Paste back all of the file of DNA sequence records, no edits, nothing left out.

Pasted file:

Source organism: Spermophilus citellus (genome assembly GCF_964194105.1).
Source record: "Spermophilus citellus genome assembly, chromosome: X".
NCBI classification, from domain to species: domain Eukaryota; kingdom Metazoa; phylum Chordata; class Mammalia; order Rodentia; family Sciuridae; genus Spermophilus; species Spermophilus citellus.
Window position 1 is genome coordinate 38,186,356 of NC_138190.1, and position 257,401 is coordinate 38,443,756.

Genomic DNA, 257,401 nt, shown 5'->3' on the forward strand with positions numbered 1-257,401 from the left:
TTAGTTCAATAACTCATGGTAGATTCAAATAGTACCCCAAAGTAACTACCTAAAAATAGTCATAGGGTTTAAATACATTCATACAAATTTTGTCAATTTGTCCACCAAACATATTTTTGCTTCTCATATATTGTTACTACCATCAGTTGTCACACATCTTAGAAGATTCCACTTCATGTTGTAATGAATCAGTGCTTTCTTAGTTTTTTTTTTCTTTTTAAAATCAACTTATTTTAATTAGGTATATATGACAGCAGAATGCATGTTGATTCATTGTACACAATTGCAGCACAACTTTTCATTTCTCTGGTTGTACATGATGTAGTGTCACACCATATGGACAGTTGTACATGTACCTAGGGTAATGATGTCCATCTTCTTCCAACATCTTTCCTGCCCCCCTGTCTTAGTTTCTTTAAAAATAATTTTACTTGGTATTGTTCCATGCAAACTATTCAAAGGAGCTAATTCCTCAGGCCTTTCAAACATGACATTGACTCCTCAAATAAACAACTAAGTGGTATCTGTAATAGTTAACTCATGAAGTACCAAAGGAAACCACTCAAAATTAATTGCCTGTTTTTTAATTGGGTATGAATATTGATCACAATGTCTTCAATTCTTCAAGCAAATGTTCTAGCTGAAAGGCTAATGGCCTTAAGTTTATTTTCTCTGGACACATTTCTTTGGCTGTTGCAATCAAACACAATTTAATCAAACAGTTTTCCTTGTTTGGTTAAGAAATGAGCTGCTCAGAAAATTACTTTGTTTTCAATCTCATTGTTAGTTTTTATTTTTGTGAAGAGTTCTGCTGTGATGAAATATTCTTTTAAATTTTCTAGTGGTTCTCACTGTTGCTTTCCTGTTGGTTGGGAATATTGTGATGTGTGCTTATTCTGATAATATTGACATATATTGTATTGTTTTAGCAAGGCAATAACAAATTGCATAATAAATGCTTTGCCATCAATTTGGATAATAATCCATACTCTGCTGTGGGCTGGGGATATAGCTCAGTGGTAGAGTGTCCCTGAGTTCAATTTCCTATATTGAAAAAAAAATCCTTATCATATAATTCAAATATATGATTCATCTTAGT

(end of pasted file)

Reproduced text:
Source organism: Spermophilus citellus (genome assembly GCF_964194105.1).
Source record: "Spermophilus citellus genome assembly, chromosome: X".
NCBI classification, from domain to species: domain Eukaryota; kingdom Metazoa; phylum Chordata; class Mammalia; order Rodentia; family Sciuridae; genus Spermophilus; species Spermophilus citellus.
Window position 1 is genome coordinate 38,186,356 of NC_138190.1, and position 257,401 is coordinate 38,443,756.

Genomic DNA, 257,401 nt, shown 5'->3' on the forward strand with positions numbered 1-257,401 from the left:
TTAGTTCAATAACTCATGGTAGATTCAAATAGTACCCCAAAGTAACTACCTAAAAATAGTCATAGGGTTTAAATACATTCATACAAATTTTGTCAATTTGTCCACCAAACATATTTTTGCTTCTCATATATTGTTACTACCATCAGTTGTCACACATCTTAGAAGATTCCACTTCATGTTGTAATGAATCAGTGCTTTCTTAGTTTTTTTTTTCTTTTTAAAATCAACTTATTTTAATTAGGTATATATGACAGCAGAATGCATGTTGATTCATTGTACACAATTGCAGCACAACTTTTCATTTCTCTGGTTGTACATGATGTAGTGTCACACCATATGGACAGTTGTACATGTACCTAGGGTAATGATGTCCATCTTCTTCCAACATCTTTCCTGCCCCCCTGTCTTAGTTTCTTTAAAAATAATTTTACTTGGTATTGTTCCATGCAAACTATTCAAAGGAGCTAATTCCTCAGGCCTTTCAAACATGACATTGACTCCTCAAATAAACAACTAAGTGGTATCTGTAATAGTTAACTCATGAAGTACCAAAGGAAACCACTCAAAATTAATTGCCTGTTTTTTAATTGGGTATGAATATTGATCACAATGTCTTCAATTCTTCAAGCAAATGTTCTAGCTGAAAGGCTAATGGCCTTAAGTTTATTTTCTCTGGACACATTTCTTTGGCTGTTGCAATCAAACACAATTTAATCAAACAGTTTTCCTTGTTTGGTTAAGAAATGAGCTGCTCAGAAAATTACTTTGTTTTCAATCTCATTGTTAGTTTTTATTTTTGTGAAGAGTTCTGCTGTGATGAAATATTCTTTTAAATTTTCTAGTGGTTCTCACTGTTGCTTTCCTGTTGGTTGGGAATATTGTGATGTGTGCTTATTCTGATAATATTGACATATATTGTATTGTTTTAGCAAGGCAATAACAAATTGCATAATAAATGCTTTGCCATCAATTTGGATAATAATCCATACTCTGCTGTGGGCTGGGGATATAGCTCAGTGGTAGAGTGTCCCTGAGTTCAATTTCCTATATTGAAAAAAAAATCCTTATCATATAATTCAAATATATGATTCATCTTAGT